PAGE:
William N. Valavanis
On mine, the flower buds didn't start forming until after the growth surge had stopped...so if your plant is still going, you may have to wait a bit.tanlu wrote:Coh, I think you're right about it's former stressful environment contributing to me not seeing flowers. It's exploded in large fuzzy leaves on 8" shoots that are still extending. It's in a mix of bonsai and nursery soil. I'm planning to repot it into a larger nursery pot this spring and leave it outside until the first frost. How well does it respond to wiring?
As for wiring - I haven't done any yet, so others (maybe Bill?) will have to comment on that.
One question I have is related to its winter dry period - does the tree shed its leaves during that period? You say it tolerates frost, what kind of winter temperatures are typical in that area? I wonder if it requires a cool, dry winter for proper long-term health.
The tree acts as an deciduous tree in winter by shedding it's leaves in the natural habitat. Temperatures go down to -4 degrees Celsius there. The roots and cambium on mature trees are quite fleshy - almost like Ficus, indicating they can withstand periods of drought. The tree can be wired but due to the fleshy cambium care must be taken.
Last edited by lennard on Wed Feb 29, 2012 6:25 pm; edited 1 time in total (Reason for editing : Additional information)
Here's a photo of my tree. As I said earlier I have not done any thing with it except trim off long branches. This tree appears to be delevoping what looks like aerial roots on the main trunk and some of the branches. Another interesting thing about this tree is it has tiny droplets of liquid along the bottom third of each leaf edge on top of the tree. I could not get a good shot of them. I have a Texas Ebony that does the same thing. No bugs of any kind. They must serve a purpose of some kind? It has nice taper all the way to the top, 26"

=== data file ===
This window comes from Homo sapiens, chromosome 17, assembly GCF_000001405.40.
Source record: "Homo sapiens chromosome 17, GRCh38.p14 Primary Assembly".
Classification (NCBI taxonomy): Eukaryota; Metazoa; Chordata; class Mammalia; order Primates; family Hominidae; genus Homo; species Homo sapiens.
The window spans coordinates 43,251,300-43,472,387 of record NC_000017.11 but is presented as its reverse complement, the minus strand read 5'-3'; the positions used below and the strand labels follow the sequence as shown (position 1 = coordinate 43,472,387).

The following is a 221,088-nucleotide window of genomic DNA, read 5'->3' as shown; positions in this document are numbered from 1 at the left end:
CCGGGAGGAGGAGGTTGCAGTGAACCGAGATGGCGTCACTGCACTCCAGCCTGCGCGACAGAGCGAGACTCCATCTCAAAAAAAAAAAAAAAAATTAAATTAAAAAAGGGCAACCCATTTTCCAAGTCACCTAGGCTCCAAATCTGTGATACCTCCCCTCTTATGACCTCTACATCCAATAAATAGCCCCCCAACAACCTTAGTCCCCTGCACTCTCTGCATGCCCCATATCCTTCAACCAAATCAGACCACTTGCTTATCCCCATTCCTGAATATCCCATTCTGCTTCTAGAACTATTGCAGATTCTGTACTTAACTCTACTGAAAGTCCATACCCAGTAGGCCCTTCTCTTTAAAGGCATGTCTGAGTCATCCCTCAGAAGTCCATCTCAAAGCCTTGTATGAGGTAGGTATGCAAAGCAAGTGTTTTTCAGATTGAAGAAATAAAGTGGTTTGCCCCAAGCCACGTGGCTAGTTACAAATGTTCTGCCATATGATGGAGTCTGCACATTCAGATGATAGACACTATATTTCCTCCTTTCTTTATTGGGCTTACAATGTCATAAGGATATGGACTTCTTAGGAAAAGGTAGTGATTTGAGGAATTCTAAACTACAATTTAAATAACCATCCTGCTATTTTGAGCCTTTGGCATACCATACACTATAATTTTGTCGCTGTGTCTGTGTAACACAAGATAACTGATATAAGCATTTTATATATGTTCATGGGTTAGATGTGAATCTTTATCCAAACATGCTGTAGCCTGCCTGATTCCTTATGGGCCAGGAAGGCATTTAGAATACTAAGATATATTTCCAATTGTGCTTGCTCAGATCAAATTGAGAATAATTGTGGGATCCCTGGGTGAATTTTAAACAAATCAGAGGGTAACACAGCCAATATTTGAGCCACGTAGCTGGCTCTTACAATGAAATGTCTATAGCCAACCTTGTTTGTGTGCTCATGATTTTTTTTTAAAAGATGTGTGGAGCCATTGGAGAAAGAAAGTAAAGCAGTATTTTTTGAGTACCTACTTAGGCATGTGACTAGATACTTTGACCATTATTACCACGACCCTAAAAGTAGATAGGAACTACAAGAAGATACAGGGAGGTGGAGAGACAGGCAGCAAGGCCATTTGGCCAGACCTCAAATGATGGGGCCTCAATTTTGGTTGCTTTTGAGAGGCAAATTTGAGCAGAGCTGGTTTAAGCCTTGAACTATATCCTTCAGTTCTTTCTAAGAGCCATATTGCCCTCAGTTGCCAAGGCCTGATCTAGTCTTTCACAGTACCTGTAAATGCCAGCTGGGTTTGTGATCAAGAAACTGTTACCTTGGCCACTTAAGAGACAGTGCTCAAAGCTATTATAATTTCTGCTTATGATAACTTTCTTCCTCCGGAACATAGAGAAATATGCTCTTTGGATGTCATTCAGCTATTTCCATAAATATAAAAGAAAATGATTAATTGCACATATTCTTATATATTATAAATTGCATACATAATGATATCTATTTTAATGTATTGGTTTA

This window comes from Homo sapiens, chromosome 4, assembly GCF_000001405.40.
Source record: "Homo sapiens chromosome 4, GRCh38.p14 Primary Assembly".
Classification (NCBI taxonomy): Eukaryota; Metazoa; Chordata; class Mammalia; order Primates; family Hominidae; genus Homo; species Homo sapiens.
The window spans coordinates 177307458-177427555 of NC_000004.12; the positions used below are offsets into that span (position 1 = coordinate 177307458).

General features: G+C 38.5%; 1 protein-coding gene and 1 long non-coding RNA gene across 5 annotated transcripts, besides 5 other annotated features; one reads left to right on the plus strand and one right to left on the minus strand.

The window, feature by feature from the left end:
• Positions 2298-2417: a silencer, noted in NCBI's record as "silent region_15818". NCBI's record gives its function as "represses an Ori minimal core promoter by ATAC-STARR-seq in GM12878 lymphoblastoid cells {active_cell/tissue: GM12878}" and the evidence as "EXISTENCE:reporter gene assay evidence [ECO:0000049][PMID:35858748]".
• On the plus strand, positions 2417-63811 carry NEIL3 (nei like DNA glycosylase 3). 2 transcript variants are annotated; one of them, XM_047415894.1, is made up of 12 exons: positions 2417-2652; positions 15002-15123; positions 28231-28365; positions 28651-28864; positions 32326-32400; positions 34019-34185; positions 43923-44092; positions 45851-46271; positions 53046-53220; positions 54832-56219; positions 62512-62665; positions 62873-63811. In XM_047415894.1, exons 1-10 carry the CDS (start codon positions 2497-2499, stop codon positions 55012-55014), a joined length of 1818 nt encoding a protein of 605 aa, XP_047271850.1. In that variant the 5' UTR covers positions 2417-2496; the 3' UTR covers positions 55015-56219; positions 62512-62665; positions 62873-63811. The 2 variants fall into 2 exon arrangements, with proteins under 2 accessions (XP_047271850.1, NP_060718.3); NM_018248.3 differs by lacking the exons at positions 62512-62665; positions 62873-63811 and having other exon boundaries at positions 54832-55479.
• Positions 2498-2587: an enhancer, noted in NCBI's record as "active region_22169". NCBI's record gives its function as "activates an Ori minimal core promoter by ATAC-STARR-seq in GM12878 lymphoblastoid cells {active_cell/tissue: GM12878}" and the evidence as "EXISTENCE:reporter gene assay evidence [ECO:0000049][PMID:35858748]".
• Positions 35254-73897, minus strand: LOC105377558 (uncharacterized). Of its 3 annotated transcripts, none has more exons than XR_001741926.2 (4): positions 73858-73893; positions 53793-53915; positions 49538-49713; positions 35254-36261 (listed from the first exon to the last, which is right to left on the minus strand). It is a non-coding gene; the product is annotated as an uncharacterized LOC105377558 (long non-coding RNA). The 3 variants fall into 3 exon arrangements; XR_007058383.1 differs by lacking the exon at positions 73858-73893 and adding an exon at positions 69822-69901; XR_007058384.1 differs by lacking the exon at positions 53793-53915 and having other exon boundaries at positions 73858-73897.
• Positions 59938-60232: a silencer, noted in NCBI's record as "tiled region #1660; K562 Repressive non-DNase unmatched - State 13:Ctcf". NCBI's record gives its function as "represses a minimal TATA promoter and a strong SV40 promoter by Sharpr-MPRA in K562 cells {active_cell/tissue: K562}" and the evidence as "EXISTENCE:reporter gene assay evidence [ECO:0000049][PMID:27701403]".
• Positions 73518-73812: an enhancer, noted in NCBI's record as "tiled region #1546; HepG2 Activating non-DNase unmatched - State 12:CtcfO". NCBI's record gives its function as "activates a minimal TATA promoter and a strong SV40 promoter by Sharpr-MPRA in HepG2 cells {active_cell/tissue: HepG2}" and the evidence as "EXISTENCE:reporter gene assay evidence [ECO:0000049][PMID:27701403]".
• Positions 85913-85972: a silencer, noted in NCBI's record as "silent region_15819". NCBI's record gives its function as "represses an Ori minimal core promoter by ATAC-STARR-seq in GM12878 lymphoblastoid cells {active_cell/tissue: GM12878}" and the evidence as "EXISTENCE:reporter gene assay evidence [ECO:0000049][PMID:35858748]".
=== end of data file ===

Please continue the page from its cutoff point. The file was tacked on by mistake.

Mine occasionally does this as well, mainly on younger leaves. And I don't have any insects on it either. Perhaps its purpose is to attract some kind of insect in its native environment, maybe to pollinate the flowers?Lost2301 wrote: Another interesting thing about this tree is it has tiny droplets of liquid along the bottom third of each leaf edge on top of the tree. I could not get a good shot of them. I have a Texas Ebony that does the same thing. No bugs of any kind. They must serve a purpose of some kind? It has nice taper all the way to the top, 26"
I haven't seen the aerial roots on mine, but it makes some sense - since the plant supposedly grows somewhat like a vine. I imagine the branches probably root readily where they contact the ground.
Amazing that even with all the top growth on your plant (much more than mine), the trunk is still so skinny. You might want to increase the pot size to see if the increased root mass encourages trunk thickening.
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